Edwin R. Guthrie

For almost 45 years, Edwin R. Guthrie was a major force in learning theory. Like Watson, Guthrie focused on observable behavior. Unlike Watson, Guthrie held that learning was a one-shot process of association.

In contrast to classical conditioning , Guthrie’s associationism followed Aristotle’s concept of contiguity. Basically, Guthrie held that people tend to do what they did in a similar situation in the past. That is, the situation provides cues about how to behave. Unlike Thorndike, Guthrie did not hypothesize a law of effect. It was simply a matter of contiguity. When a stimulus situation reoccurs, it tends to be followed by the same movement which followed it before.

Guthrie’s one-shot learning did not preclude improvement. He maintained that practice doesn’t improve performance because of repetition but because new S-R associations are being made. Although any single movement is learned in one trial, there is an infinite number of stimulus combinations possible. Each minute “movement” is learned one at a time but there are so many combinations to learn that one gets better at basketball.

A movement is a collection or pattern of motor responses. Movement produces stimuli (proprioceptive stimuli) in the muscles and tendons which help produce the next movement. An “act” is a collection of movements. Well-established movements and acts are called habits.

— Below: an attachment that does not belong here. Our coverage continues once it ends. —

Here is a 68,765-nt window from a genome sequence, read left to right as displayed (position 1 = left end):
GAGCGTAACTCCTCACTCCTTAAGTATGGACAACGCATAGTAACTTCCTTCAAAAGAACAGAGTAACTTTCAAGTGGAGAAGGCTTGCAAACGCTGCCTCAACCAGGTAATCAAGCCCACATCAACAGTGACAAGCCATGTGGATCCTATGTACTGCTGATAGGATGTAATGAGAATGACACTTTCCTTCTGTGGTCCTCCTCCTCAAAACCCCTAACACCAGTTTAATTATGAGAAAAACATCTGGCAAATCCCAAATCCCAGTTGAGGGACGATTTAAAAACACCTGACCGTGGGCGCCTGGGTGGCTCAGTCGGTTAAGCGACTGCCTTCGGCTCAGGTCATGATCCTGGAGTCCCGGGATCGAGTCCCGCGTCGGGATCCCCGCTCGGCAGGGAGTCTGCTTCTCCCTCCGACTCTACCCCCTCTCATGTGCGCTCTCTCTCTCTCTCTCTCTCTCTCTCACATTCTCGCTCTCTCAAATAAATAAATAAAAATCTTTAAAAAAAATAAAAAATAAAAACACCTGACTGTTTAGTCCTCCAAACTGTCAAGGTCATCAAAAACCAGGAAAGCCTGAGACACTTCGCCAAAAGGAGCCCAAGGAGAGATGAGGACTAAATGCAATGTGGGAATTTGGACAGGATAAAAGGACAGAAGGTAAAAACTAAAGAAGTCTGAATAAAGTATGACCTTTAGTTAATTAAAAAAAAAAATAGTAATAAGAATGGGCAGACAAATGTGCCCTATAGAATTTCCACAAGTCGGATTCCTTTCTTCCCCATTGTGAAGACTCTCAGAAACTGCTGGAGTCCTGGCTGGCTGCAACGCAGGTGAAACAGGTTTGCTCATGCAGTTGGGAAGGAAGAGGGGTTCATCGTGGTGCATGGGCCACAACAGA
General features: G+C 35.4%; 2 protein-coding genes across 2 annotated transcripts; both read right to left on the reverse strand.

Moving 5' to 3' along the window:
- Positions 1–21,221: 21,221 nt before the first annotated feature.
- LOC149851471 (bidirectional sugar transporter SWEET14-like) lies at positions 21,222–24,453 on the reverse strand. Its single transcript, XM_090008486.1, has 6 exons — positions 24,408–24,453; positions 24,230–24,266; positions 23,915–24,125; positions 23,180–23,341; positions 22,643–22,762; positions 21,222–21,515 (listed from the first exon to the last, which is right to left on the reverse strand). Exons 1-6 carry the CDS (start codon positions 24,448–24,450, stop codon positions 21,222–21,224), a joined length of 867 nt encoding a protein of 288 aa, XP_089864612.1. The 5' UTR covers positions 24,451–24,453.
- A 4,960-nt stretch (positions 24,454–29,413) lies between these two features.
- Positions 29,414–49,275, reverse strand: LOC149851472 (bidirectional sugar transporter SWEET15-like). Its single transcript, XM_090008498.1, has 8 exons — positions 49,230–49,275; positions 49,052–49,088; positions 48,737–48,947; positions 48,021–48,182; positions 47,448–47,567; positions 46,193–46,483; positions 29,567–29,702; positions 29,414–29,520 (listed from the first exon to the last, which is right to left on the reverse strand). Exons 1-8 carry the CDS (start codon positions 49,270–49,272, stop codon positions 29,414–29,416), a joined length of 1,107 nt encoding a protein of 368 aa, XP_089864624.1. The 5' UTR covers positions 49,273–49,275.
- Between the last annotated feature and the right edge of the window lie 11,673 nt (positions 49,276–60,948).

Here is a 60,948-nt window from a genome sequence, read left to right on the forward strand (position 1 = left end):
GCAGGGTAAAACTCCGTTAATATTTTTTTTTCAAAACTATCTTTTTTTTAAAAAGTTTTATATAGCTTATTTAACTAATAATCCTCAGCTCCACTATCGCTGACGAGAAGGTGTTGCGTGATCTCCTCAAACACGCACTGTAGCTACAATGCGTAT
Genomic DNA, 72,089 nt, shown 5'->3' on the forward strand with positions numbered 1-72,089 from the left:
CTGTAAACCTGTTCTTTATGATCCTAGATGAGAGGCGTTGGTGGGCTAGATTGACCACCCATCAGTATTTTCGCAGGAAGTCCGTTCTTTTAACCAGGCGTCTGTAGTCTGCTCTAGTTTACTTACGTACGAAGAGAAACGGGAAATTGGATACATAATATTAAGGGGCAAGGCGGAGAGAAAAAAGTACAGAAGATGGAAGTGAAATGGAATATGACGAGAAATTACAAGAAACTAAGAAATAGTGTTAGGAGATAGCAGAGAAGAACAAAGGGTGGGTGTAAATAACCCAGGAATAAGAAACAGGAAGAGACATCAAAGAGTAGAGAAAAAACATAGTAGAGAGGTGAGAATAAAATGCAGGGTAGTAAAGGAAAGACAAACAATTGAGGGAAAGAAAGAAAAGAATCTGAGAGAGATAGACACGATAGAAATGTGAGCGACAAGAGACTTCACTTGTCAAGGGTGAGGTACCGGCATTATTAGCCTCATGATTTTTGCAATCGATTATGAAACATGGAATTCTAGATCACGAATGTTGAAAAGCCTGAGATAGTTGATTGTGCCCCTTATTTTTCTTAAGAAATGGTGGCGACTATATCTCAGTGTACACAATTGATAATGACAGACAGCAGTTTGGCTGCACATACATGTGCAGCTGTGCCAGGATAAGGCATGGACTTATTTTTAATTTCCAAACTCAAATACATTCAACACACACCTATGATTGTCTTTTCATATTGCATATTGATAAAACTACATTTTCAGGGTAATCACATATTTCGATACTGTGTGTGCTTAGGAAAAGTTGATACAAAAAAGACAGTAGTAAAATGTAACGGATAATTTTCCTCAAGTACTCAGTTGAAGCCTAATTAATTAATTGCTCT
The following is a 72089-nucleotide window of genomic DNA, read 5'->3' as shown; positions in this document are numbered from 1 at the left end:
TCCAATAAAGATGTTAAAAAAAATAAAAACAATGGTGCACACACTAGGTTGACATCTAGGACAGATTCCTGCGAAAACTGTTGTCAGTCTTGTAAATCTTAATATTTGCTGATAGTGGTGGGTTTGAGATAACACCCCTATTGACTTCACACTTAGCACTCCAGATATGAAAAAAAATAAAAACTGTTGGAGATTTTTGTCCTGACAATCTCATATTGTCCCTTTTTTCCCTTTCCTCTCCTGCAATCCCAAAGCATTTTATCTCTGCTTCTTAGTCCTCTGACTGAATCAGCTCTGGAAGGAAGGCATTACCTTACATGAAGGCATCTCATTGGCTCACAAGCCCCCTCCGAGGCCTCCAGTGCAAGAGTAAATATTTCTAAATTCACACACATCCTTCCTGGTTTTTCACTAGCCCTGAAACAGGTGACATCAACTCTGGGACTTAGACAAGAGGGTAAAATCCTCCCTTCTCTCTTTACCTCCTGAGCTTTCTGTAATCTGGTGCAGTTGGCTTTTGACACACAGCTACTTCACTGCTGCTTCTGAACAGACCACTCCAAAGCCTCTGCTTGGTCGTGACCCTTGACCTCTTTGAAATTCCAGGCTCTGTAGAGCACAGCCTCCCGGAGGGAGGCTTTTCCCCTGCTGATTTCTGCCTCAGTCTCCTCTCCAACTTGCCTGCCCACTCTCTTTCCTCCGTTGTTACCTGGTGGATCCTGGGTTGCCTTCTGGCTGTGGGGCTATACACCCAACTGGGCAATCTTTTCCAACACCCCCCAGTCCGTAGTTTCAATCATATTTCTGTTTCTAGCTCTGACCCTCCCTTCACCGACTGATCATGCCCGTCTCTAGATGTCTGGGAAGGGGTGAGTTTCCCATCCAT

For Guthrie, each S-R connection is created at full strength and remains in full force until it is replaced by new learning. Habit strength is determined by the number of stimuli which can produce a response.

To increase the strength of a habit (hanging up a coat), the proper cues must be associated with that response. According to Guthrie’s theory, the best way to teach children to hang up their coats when coming in from play is not to make them do it after they forget. Instead, they should practice the whole sequence by going back outside, coming in, and hanging up their coats. For Guthrie, the more stimuli which can be associated with a response the stronger the habit becomes. A director should not add more rehearsals to improve performance but more dress rehearsals.

There are four ways to break connections: sidetracking, fatigue, threshold, and incompatible response. In sidetracking, the person avoids the cues which produce the unwanted response (give up smoking while on vacation). The fatigue method presents a stimulus so often that response is impossible (ride a horse until it can’t buck). The threshold method presents the stimulus in increasing increments (don’t throw into the pool; get use to the water gradually). In the third method, an incompatible response is substituted (can’t chew gum and smoke at the same time).


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